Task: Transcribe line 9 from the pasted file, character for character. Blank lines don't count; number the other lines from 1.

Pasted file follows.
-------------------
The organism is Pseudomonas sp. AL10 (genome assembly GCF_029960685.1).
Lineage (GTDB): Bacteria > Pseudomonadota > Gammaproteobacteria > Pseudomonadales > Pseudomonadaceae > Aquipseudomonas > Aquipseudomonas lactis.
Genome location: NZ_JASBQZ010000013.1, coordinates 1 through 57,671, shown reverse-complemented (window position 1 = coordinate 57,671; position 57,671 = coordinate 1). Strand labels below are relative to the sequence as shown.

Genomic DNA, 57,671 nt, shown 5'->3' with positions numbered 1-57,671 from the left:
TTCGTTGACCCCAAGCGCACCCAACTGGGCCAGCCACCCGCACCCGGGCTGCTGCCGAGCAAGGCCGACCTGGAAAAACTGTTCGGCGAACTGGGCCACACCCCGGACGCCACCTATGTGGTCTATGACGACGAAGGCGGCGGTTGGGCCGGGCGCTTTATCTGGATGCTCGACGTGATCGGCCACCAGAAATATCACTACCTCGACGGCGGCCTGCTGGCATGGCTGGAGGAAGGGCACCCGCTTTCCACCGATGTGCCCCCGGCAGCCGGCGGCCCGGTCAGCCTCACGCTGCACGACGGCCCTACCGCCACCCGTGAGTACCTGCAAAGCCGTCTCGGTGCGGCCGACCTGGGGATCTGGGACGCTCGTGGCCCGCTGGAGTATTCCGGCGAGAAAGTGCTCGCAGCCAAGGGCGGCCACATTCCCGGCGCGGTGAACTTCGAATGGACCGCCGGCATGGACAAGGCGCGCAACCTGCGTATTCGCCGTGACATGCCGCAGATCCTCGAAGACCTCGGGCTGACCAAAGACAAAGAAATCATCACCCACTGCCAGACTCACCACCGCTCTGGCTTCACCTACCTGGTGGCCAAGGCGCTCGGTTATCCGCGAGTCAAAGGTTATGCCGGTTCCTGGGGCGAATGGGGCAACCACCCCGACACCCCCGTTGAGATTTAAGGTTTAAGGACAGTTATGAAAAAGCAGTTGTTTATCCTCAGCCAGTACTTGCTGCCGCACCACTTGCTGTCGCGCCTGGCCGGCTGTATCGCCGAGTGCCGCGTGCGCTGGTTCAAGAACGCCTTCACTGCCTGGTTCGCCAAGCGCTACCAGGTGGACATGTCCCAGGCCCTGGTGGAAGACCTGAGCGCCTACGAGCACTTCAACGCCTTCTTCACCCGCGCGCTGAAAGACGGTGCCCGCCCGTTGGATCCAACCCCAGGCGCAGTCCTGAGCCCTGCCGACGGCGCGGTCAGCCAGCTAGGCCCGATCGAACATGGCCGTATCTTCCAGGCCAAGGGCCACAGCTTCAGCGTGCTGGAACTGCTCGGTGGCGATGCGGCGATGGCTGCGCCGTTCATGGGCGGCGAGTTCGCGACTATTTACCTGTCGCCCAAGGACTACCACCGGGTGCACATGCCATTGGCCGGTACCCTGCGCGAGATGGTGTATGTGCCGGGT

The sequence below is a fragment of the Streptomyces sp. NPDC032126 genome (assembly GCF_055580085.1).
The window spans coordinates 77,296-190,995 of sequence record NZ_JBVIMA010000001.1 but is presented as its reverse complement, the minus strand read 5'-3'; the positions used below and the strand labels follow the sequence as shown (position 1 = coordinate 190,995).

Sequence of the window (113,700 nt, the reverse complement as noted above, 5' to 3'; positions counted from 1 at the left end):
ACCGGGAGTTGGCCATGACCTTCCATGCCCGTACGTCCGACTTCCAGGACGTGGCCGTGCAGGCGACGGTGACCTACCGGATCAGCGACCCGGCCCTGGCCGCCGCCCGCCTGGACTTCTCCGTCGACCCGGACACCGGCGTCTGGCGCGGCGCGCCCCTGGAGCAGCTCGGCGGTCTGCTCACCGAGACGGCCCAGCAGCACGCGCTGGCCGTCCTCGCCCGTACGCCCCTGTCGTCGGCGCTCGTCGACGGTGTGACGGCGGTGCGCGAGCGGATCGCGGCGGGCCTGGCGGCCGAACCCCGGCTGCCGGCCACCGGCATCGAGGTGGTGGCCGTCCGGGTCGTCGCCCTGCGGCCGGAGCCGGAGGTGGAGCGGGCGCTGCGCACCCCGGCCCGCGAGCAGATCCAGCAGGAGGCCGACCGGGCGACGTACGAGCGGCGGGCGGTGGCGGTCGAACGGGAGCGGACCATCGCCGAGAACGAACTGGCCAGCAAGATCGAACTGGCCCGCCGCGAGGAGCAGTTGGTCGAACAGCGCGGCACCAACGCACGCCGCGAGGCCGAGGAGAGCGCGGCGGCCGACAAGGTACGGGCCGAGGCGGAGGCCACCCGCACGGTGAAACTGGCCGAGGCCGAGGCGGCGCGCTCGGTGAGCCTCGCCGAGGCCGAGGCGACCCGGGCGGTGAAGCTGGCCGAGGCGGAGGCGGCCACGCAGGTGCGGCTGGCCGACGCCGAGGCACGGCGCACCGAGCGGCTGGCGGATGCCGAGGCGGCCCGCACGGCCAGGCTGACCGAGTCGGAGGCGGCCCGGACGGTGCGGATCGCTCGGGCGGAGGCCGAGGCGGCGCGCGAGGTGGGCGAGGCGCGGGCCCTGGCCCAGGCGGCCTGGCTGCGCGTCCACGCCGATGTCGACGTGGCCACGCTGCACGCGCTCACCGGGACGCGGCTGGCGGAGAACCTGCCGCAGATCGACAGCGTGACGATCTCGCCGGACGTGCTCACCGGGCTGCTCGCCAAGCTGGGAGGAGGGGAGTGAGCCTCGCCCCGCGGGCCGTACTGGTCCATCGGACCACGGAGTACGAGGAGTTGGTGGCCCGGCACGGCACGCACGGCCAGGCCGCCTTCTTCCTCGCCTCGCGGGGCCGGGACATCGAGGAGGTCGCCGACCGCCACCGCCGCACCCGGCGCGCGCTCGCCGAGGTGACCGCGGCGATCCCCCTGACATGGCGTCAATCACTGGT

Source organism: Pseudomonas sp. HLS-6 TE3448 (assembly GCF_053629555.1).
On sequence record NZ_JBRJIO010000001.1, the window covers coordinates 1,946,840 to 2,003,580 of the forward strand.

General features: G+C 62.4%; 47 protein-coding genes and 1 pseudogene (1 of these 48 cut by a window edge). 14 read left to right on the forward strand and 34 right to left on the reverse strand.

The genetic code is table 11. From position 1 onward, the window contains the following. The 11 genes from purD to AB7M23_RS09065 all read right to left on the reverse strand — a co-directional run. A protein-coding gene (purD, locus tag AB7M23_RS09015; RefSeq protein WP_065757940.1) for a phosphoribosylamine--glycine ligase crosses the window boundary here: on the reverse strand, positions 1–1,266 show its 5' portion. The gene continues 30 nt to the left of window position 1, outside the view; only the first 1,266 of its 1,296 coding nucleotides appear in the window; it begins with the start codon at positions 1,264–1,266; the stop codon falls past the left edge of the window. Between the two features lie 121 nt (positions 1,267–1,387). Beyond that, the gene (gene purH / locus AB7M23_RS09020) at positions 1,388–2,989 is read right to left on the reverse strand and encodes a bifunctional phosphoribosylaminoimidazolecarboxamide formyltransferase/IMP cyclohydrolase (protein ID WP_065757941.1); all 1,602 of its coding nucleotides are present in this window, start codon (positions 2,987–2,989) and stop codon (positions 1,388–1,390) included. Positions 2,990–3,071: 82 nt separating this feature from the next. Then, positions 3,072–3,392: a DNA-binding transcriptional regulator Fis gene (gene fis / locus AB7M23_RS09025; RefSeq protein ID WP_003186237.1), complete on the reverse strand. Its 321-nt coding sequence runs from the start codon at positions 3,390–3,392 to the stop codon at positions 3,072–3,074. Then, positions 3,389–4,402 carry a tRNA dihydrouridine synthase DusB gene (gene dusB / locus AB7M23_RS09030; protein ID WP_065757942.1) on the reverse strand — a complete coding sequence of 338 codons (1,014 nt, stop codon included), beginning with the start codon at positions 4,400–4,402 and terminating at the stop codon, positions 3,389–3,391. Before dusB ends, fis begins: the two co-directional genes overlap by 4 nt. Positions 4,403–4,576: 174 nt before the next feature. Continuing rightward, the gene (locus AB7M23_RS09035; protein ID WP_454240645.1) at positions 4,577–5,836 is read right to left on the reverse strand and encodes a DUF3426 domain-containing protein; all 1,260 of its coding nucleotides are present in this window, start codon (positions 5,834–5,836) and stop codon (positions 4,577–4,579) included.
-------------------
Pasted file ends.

ACCGGGAGTTGGCCATGACCTTCCATGCCCGTACGTCCGACTTCCAGGACGTGGCCGTGCAGGCGACGGTGACCTACCGGATCAGCGACCCGGCCCTGGCCGCCGCCCGCCTGGACTTCTCCGTCGACCCGGACACCGGCGTCTGGCGCGGCGCGCCCCTGGAGCAGCTCGGCGGTCTGCTCACCGAGACGGCCCAGCAGCACGCGCTGGCCGTCCTCGCCCGTACGCCCCTGTCGTCGGCGCTCGTCGACGGTGTGACGGCGGTGCGCGAGCGGATCGCGGCGGGCCTGGCGGCCGAACCCCGGCTGCCGGCCACCGGCATCGAGGTGGTGGCCGTCCGGGTCGTCGCCCTGCGGCCGGAGCCGGAGGTGGAGCGGGCGCTGCGCACCCCGGCCCGCGAGCAGATCCAGCAGGAGGCCGACCGGGCGACGTACGAGCGGCGGGCGGTGGCGGTCGAACGGGAGCGGACCATCGCCGAGAACGAACTGGCCAGCAAGATCGAACTGGCCCGCCGCGAGGAGCAGTTGGTCGAACAGCGCGGCACCAACGCACGCCGCGAGGCCGAGGAGAGCGCGGCGGCCGACAAGGTACGGGCCGAGGCGGAGGCCACCCGCACGGTGAAACTGGCCGAGGCCGAGGCGGCGCGCTCGGTGAGCCTCGCCGAGGCCGAGGCGACCCGGGCGGTGAAGCTGGCCGAGGCGGAGGCGGCCACGCAGGTGCGGCTGGCCGACGCCGAGGCACGGCGCACCGAGCGGCTGGCGGATGCCGAGGCGGCCCGCACGGCCAGGCTGACCGAGTCGGAGGCGGCCCGGACGGTGCGGATCGCTCGGGCGGAGGCCGAGGCGGCGCGCGAGGTGGGCGAGGCGCGGGCCCTGGCCCAGGCGGCCTGGCTGCGCGTCCACGCCGATGTCGACGTGGCCACGCTGCACGCGCTCACCGGGACGCGGCTGGCGGAGAACCTGCCGCAGATCGACAGCGTGACGATCTCGCCGGACGTGCTCACCGGGCTGCTCGCCAAGCTGGGAGGAGGGGAGTGAGCCTCGCCCCGCGGGCCGTACTGGTCCATCGGACCACGGAGTACGAGGAGTTGGTGGCCCGGCACGGCACGCACGGCCAGGCCGCCTTCTTCCTCGCCTCGCGGGGCCGGGACATCGAGGAGGTCGCCGACCGCCACCGCCGCACCCGGCGCGCGCTCGCCGAGGTGACCGCGGCGATCCCCCTGACATGGCGTCAATCACTGGT